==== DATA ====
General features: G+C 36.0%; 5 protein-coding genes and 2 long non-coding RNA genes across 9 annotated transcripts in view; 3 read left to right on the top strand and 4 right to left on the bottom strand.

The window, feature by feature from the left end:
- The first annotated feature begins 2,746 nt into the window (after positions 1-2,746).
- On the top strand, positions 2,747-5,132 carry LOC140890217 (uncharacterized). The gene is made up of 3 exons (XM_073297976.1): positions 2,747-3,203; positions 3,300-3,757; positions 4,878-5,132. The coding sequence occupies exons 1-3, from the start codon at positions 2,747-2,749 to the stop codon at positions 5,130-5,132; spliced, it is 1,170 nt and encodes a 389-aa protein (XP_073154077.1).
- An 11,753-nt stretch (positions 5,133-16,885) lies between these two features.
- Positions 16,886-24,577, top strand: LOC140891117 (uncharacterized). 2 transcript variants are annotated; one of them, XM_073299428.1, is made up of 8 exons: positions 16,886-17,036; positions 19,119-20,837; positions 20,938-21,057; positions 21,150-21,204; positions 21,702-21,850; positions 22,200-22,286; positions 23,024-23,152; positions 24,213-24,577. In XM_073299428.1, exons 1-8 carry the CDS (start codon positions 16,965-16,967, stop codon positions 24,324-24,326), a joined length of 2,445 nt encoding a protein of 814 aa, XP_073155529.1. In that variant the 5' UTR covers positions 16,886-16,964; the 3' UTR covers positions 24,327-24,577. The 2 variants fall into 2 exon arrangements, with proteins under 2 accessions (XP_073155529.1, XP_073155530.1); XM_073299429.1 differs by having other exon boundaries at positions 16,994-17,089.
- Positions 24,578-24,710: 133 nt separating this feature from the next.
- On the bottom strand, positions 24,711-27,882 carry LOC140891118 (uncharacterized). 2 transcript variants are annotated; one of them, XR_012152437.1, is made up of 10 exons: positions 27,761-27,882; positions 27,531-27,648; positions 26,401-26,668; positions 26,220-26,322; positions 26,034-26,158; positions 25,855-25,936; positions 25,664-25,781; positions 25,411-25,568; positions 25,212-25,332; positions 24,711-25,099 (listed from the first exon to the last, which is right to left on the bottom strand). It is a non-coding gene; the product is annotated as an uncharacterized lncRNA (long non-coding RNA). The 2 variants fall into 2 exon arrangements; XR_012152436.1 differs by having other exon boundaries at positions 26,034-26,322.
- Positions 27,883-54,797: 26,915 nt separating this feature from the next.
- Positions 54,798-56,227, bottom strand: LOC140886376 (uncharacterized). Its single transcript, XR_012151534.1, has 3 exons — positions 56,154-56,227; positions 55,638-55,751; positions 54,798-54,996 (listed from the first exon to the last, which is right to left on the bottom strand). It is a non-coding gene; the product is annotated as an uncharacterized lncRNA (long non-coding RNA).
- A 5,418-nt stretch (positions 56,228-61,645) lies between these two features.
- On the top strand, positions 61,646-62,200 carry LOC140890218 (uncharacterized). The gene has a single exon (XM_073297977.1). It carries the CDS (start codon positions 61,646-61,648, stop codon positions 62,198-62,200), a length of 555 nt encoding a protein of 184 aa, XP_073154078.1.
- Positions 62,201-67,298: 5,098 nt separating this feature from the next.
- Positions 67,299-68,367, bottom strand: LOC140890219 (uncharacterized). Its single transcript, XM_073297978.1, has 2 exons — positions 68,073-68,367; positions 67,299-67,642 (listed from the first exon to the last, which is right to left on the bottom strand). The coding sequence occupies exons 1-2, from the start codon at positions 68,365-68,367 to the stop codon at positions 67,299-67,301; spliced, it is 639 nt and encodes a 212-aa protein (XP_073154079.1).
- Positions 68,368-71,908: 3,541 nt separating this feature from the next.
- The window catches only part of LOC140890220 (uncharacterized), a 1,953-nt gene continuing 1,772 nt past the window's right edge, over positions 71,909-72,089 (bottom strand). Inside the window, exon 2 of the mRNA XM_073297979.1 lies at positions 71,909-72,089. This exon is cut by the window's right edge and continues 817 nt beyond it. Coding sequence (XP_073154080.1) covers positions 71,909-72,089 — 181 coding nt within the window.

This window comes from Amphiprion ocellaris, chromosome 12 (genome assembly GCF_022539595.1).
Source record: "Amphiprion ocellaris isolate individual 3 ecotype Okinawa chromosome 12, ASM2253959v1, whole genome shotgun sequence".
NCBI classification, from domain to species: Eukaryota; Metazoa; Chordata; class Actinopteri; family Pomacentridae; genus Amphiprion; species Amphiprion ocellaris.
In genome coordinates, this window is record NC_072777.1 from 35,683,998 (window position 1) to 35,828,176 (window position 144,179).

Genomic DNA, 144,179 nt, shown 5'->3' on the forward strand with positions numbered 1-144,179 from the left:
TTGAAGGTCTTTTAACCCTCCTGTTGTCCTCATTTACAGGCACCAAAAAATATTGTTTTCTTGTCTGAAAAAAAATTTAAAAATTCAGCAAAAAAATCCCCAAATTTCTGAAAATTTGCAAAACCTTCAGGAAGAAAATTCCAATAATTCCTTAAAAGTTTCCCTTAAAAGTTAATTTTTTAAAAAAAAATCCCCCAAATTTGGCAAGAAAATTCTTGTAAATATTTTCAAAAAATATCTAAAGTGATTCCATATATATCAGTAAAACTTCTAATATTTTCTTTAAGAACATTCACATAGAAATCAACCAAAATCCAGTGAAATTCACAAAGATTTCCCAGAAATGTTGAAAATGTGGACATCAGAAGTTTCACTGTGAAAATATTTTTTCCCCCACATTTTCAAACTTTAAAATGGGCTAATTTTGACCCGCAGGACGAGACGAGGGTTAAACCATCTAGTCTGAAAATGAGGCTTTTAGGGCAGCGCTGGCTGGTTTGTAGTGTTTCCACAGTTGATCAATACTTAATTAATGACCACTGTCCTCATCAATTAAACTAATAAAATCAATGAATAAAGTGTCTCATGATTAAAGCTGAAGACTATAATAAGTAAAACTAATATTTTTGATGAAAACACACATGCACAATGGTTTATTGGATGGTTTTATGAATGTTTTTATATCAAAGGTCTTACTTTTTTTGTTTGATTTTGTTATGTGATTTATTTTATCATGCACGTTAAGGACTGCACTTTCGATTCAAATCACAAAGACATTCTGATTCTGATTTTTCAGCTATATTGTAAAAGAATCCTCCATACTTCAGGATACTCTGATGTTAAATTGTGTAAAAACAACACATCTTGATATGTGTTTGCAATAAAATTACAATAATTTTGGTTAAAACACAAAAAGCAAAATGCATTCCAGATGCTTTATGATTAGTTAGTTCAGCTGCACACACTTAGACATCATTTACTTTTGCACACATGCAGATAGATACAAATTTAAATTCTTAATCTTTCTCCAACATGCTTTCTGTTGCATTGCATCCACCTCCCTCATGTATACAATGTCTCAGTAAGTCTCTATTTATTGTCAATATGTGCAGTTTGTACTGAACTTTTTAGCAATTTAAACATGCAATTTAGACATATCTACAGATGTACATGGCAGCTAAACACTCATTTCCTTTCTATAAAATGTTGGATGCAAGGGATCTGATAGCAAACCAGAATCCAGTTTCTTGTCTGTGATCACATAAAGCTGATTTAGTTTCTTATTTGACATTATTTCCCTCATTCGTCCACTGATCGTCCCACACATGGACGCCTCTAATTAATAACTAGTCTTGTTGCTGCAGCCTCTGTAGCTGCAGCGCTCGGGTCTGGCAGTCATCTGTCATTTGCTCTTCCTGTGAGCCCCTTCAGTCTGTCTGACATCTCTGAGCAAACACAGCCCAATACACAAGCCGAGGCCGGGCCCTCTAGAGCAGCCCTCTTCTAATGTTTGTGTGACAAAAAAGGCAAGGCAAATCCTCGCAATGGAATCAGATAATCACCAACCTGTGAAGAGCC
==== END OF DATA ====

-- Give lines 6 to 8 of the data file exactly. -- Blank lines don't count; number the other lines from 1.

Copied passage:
- Positions 16,886-24,577, top strand: LOC140891117 (uncharacterized). 2 transcript variants are annotated; one of them, XM_073299428.1, is made up of 8 exons: positions 16,886-17,036; positions 19,119-20,837; positions 20,938-21,057; positions 21,150-21,204; positions 21,702-21,850; positions 22,200-22,286; positions 23,024-23,152; positions 24,213-24,577. In XM_073299428.1, exons 1-8 carry the CDS (start codon positions 16,965-16,967, stop codon positions 24,324-24,326), a joined length of 2,445 nt encoding a protein of 814 aa, XP_073155529.1. In that variant the 5' UTR covers positions 16,886-16,964; the 3' UTR covers positions 24,327-24,577. The 2 variants fall into 2 exon arrangements, with proteins under 2 accessions (XP_073155529.1, XP_073155530.1); XM_073299429.1 differs by having other exon boundaries at positions 16,994-17,089.
- Positions 24,578-24,710: 133 nt separating this feature from the next.
- On the bottom strand, positions 24,711-27,882 carry LOC140891118 (uncharacterized). 2 transcript variants are annotated; one of them, XR_012152437.1, is made up of 10 exons: positions 27,761-27,882; positions 27,531-27,648; positions 26,401-26,668; positions 26,220-26,322; positions 26,034-26,158; positions 25,855-25,936; positions 25,664-25,781; positions 25,411-25,568; positions 25,212-25,332; positions 24,711-25,099 (listed from the first exon to the last, which is right to left on the bottom strand). It is a non-coding gene; the product is annotated as an uncharacterized lncRNA (long non-coding RNA). The 2 variants fall into 2 exon arrangements; XR_012152436.1 differs by having other exon boundaries at positions 26,034-26,322.